In this post I provide vehicle buying tips which will enable you to save thousands of dollars.
I am amazed by the number of people who spend a fortune on expensive vehicles and who, worse yet, create for themselves what becomes a perpetual monthly financial obligation.
I have had the pleasure of living next to a wonderful neighbor for 26 years who has been involved in the business of vehicle sales for roughly 35 years. Over the past couple of decades, he was second in comand at the local GM dealership. He had the pulse of what was going on at all times as his position allowed him to oversee the sales and operations aspect of the dealership and he interacted extensively with his counterparts at other dealerships (GM and other brands).
Just before Christmas 2016 we sat down over coffee so I could get his take on the changes he has witnessed in the industry. Of particular interest to me was the extent consumers were purchasing services/features that added thousands of dollars to the purchase price of a vehicle.
Based on our conversation I have compiled the following chart. It is a high level synopsis of the added services a dealership will to try to upsell. The price for these services vary between dealerships and, secondly, the current fees will likely change over time. I have, therefore, purposely excluded the dollar value for each line item. You can, however, expect to pay several thousand dollars if you agree to purchase all the add-ons.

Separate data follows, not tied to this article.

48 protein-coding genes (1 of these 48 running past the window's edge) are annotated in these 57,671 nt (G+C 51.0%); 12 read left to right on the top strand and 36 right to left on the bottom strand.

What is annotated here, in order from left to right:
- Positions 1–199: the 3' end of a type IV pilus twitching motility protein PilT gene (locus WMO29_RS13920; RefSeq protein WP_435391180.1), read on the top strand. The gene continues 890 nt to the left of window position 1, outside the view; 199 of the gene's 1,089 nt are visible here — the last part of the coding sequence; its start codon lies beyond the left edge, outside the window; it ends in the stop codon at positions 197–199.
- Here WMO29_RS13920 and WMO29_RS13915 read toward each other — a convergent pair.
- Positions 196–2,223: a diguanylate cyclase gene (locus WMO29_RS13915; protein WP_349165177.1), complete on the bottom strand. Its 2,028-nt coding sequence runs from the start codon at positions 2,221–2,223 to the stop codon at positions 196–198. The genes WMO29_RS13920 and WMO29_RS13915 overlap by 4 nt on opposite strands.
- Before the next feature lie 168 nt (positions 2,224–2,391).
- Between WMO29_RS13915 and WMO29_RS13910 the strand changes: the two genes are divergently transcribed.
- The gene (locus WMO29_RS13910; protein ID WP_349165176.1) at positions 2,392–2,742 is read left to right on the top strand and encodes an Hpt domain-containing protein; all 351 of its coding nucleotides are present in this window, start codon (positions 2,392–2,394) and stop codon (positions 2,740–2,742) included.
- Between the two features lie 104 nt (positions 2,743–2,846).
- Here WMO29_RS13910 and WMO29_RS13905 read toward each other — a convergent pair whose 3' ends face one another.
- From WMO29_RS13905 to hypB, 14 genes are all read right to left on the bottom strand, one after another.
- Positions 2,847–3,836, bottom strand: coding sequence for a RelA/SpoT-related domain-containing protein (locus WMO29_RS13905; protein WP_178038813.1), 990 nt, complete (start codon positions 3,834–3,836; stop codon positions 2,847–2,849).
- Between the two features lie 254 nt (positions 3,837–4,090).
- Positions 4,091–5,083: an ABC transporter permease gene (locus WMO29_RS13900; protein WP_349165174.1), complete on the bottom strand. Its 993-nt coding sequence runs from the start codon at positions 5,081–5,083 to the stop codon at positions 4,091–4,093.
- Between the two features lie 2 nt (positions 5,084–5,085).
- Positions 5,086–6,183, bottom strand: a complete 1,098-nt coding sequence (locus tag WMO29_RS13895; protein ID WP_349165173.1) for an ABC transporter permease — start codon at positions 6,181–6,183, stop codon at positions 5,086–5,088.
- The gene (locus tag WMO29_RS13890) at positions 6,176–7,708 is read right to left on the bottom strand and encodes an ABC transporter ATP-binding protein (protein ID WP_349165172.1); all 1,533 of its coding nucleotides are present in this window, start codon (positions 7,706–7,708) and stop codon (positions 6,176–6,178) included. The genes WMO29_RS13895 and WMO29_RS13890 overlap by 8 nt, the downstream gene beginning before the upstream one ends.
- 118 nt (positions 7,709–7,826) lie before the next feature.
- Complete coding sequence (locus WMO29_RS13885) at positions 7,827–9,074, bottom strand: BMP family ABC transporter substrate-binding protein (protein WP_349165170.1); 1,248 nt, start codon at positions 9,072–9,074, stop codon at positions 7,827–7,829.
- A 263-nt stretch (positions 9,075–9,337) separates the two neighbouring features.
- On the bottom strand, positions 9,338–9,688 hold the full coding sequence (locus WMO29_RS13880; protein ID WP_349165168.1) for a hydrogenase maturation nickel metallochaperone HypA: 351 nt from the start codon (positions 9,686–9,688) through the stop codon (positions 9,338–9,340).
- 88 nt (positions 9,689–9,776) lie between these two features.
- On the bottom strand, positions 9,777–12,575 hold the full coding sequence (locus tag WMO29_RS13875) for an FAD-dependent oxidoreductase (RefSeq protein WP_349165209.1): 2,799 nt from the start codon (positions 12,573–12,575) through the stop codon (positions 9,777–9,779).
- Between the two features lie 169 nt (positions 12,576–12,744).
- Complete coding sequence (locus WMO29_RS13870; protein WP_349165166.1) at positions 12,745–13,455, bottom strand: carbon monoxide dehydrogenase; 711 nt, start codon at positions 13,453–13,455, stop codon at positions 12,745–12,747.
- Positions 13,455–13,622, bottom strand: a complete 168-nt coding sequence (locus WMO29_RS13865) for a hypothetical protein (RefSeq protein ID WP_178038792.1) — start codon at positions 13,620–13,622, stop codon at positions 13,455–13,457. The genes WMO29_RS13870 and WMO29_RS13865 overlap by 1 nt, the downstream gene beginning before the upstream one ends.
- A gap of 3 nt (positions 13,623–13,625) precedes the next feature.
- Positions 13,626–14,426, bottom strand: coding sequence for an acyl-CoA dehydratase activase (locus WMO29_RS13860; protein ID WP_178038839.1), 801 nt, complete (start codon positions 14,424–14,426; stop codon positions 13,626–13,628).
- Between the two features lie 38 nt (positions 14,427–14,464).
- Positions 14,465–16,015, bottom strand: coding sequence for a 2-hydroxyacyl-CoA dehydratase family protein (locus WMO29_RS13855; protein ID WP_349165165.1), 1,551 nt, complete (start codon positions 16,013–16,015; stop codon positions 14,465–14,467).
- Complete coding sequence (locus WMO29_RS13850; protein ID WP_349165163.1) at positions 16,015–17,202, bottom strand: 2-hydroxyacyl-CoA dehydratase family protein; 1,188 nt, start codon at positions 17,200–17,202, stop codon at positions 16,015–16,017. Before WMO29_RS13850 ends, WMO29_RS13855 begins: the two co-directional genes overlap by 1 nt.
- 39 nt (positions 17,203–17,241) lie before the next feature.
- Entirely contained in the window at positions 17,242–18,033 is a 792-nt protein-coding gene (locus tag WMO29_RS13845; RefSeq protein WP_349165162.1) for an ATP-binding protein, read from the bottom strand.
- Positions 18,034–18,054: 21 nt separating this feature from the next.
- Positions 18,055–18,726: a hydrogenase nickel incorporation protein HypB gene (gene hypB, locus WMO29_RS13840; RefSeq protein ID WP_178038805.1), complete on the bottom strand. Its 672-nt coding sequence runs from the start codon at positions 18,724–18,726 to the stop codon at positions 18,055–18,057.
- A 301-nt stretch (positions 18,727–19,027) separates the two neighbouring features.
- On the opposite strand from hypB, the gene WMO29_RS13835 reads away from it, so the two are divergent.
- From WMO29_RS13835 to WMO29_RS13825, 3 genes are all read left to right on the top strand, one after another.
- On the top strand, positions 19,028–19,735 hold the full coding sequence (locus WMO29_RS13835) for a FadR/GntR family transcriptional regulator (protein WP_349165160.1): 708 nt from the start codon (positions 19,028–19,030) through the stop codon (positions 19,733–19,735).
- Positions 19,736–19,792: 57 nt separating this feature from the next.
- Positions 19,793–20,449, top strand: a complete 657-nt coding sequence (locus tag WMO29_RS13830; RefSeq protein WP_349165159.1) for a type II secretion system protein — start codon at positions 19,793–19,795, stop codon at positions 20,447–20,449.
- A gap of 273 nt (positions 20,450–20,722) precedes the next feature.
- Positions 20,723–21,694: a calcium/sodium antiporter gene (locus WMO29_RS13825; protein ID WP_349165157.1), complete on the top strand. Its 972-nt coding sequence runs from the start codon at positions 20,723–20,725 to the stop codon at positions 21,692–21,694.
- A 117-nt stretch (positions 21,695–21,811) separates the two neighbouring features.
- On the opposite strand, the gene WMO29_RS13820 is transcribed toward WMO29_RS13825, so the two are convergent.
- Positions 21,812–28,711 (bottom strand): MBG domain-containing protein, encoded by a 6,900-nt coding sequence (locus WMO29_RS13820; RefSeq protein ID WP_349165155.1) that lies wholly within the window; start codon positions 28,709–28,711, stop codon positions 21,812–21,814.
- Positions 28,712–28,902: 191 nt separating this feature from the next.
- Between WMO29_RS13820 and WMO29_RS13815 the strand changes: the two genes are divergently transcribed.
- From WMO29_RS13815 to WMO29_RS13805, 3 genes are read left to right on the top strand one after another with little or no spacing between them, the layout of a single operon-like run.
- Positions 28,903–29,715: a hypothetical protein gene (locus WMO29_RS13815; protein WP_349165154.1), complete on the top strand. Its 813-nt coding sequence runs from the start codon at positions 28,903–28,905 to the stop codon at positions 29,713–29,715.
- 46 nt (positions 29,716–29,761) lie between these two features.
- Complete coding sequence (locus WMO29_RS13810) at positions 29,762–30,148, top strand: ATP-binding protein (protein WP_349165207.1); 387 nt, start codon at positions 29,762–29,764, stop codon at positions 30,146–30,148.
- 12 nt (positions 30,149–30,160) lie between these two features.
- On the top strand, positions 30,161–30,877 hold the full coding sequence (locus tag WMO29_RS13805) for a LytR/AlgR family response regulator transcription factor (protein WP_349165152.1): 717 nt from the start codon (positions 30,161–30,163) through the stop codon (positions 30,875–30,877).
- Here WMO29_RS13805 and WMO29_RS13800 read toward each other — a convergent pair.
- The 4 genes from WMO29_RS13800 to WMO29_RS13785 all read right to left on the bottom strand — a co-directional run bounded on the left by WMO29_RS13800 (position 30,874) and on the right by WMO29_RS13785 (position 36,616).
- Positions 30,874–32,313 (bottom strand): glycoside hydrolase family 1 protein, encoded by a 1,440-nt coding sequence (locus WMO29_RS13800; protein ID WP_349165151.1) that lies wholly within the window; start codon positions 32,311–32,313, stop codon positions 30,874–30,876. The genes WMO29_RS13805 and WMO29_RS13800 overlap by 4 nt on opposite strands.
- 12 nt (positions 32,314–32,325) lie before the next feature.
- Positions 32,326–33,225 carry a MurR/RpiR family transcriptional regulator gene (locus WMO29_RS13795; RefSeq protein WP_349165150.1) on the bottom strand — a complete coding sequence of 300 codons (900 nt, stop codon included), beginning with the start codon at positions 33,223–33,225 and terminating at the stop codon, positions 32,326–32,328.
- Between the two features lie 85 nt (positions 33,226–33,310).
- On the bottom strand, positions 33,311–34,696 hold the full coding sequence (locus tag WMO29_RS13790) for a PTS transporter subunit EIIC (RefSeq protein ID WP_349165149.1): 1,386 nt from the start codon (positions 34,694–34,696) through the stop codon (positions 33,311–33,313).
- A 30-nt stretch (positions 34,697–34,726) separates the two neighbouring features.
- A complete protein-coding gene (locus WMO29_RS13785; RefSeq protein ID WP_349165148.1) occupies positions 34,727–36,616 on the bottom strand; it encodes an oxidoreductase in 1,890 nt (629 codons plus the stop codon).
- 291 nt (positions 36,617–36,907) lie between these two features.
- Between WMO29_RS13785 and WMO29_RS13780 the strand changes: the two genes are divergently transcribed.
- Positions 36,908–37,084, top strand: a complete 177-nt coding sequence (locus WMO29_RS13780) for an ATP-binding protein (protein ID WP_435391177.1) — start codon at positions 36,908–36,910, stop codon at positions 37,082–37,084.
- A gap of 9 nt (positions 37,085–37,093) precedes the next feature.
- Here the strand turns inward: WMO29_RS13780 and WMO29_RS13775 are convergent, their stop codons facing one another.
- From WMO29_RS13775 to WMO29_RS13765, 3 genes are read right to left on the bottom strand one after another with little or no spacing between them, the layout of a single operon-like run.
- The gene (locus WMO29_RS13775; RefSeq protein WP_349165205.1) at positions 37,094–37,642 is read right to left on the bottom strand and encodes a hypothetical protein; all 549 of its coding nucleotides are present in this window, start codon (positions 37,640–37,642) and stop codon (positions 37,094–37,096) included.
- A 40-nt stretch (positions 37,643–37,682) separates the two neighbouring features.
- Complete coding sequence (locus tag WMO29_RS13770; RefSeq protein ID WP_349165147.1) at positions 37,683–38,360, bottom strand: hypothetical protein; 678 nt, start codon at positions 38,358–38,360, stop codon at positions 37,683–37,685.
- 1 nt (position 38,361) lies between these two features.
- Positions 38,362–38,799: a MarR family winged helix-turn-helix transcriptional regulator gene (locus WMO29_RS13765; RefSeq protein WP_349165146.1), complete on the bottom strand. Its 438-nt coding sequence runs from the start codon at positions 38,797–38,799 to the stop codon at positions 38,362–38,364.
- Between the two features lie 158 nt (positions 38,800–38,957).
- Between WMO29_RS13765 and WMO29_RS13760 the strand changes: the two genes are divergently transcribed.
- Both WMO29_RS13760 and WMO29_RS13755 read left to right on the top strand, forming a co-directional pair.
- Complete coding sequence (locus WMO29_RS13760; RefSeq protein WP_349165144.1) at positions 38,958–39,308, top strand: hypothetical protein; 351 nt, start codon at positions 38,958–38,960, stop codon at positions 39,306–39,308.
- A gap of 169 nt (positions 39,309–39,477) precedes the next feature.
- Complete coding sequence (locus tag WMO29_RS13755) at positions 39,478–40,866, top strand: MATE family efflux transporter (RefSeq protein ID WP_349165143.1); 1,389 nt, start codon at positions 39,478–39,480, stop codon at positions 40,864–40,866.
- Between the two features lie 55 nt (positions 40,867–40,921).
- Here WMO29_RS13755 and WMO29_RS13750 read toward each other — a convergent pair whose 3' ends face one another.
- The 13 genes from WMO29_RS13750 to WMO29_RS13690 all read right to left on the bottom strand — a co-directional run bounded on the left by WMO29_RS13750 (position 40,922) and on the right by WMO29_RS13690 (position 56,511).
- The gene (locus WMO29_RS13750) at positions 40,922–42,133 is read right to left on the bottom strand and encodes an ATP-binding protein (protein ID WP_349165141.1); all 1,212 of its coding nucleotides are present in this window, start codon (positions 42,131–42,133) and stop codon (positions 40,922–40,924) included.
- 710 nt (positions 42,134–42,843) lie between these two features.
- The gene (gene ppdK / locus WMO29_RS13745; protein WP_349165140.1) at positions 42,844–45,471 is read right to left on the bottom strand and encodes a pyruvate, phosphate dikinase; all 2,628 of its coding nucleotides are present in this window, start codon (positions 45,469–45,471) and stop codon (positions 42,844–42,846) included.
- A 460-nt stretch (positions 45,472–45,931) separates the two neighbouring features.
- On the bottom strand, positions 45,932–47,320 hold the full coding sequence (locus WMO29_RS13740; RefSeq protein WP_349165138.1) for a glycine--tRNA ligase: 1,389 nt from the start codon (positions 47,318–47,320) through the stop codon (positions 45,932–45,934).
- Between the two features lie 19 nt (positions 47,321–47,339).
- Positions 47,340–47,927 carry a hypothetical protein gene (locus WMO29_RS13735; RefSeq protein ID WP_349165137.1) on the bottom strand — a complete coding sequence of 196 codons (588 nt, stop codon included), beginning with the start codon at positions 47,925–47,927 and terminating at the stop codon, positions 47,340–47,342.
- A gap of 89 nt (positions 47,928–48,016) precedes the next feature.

There is no need to pay for additional treatment by the dealership. If you really feel you need it, get coverage backed by the vehicle manufacturer or an established third-party company. You do not have to buy on the spot. Take your time to compare contracts. Before you get too far in your negotiations, tell the dealership you will not pay it.
Toward the end of our conversation, my neighbor recounted what transpired during his recent purchase of a new vehicle (surprisingly not a GM!). He knew the tricks of the trade and clearly indicated early in the negotiation stage of the transaction what he would/would not pay for.
When it came time to pick up and pay for the vehicle, he had a bank draft for the remainder of the amount negotiated. The invoice he was presented, however, reflected an additional ~$500 admin fee and a ~300 loss locator fee. He indicated he would not pay these fees and was ready to walk and to take his business elsewhere. Within minutes the dealership eliminated these charges.
Clearly, my neighbor’s buying experience was not unique. Read what CBC’s investigative team uncovered in Manitoba.
You may want to seriously reconsider the need for the added services listed within this post. You will feel grea knowing you saved several thousand dollars which can be deployed toward more important things.
Part 2 of this post will address the financial aspects of the vehicle purchase. I will also present statistics on the magnitude vehicle related debt in the US and Canada.